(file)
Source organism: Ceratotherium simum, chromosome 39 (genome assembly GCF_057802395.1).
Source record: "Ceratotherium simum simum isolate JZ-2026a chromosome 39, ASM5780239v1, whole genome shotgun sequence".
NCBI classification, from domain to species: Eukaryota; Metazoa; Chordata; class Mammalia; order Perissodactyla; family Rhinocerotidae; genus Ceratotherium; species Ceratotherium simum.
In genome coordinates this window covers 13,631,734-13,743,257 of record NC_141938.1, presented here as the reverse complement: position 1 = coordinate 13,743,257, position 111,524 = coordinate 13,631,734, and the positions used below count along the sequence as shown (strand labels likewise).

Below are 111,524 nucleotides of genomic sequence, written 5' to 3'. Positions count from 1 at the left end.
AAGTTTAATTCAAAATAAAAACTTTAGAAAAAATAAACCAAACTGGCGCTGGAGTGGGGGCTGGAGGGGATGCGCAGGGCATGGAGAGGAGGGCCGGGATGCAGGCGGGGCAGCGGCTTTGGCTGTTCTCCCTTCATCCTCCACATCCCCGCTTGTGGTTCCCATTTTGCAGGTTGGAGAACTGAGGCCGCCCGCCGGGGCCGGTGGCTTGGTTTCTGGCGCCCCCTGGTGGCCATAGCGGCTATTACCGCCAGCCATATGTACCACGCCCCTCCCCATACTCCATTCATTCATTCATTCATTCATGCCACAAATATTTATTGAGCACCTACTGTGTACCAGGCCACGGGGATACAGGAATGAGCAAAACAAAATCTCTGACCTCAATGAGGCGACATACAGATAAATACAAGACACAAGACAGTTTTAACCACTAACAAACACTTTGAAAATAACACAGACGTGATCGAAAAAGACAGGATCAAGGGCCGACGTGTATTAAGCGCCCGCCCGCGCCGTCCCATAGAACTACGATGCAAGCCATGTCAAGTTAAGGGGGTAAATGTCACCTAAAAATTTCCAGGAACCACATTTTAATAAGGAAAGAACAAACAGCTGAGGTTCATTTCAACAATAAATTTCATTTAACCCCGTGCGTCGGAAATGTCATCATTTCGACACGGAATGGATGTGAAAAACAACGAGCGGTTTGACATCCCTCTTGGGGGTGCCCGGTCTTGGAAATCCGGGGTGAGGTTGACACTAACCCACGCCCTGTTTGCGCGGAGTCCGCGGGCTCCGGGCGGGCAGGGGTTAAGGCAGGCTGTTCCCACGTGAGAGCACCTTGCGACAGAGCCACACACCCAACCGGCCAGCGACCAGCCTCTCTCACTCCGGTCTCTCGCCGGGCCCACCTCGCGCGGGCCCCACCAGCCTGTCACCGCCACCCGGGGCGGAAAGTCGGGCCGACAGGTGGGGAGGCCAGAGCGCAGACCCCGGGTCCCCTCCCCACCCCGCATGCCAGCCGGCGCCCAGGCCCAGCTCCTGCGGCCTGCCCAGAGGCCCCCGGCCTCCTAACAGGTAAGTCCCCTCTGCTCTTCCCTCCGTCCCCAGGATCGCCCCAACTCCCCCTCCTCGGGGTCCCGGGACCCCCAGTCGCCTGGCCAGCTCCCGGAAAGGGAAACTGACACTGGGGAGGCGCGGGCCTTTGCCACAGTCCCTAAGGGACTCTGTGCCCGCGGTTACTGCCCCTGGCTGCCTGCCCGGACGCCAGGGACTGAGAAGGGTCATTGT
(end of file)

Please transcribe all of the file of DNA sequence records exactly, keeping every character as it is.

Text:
Source organism: Ceratotherium simum, chromosome 39 (genome assembly GCF_057802395.1).
Source record: "Ceratotherium simum simum isolate JZ-2026a chromosome 39, ASM5780239v1, whole genome shotgun sequence".
NCBI classification, from domain to species: Eukaryota; Metazoa; Chordata; class Mammalia; order Perissodactyla; family Rhinocerotidae; genus Ceratotherium; species Ceratotherium simum.
In genome coordinates this window covers 13,631,734-13,743,257 of record NC_141938.1, presented here as the reverse complement: position 1 = coordinate 13,743,257, position 111,524 = coordinate 13,631,734, and the positions used below count along the sequence as shown (strand labels likewise).

Below are 111,524 nucleotides of genomic sequence, written 5' to 3'. Positions count from 1 at the left end.
AAGTTTAATTCAAAATAAAAACTTTAGAAAAAATAAACCAAACTGGCGCTGGAGTGGGGGCTGGAGGGGATGCGCAGGGCATGGAGAGGAGGGCCGGGATGCAGGCGGGGCAGCGGCTTTGGCTGTTCTCCCTTCATCCTCCACATCCCCGCTTGTGGTTCCCATTTTGCAGGTTGGAGAACTGAGGCCGCCCGCCGGGGCCGGTGGCTTGGTTTCTGGCGCCCCCTGGTGGCCATAGCGGCTATTACCGCCAGCCATATGTACCACGCCCCTCCCCATACTCCATTCATTCATTCATTCATTCATGCCACAAATATTTATTGAGCACCTACTGTGTACCAGGCCACGGGGATACAGGAATGAGCAAAACAAAATCTCTGACCTCAATGAGGCGACATACAGATAAATACAAGACACAAGACAGTTTTAACCACTAACAAACACTTTGAAAATAACACAGACGTGATCGAAAAAGACAGGATCAAGGGCCGACGTGTATTAAGCGCCCGCCCGCGCCGTCCCATAGAACTACGATGCAAGCCATGTCAAGTTAAGGGGGTAAATGTCACCTAAAAATTTCCAGGAACCACATTTTAATAAGGAAAGAACAAACAGCTGAGGTTCATTTCAACAATAAATTTCATTTAACCCCGTGCGTCGGAAATGTCATCATTTCGACACGGAATGGATGTGAAAAACAACGAGCGGTTTGACATCCCTCTTGGGGGTGCCCGGTCTTGGAAATCCGGGGTGAGGTTGACACTAACCCACGCCCTGTTTGCGCGGAGTCCGCGGGCTCCGGGCGGGCAGGGGTTAAGGCAGGCTGTTCCCACGTGAGAGCACCTTGCGACAGAGCCACACACCCAACCGGCCAGCGACCAGCCTCTCTCACTCCGGTCTCTCGCCGGGCCCACCTCGCGCGGGCCCCACCAGCCTGTCACCGCCACCCGGGGCGGAAAGTCGGGCCGACAGGTGGGGAGGCCAGAGCGCAGACCCCGGGTCCCCTCCCCACCCCGCATGCCAGCCGGCGCCCAGGCCCAGCTCCTGCGGCCTGCCCAGAGGCCCCCGGCCTCCTAACAGGTAAGTCCCCTCTGCTCTTCCCTCCGTCCCCAGGATCGCCCCAACTCCCCCTCCTCGGGGTCCCGGGACCCCCAGTCGCCTGGCCAGCTCCCGGAAAGGGAAACTGACACTGGGGAGGCGCGGGCCTTTGCCACAGTCCCTAAGGGACTCTGTGCCCGCGGTTACTGCCCCTGGCTGCCTGCCCGGACGCCAGGGACTGAGAAGGGTCATTGT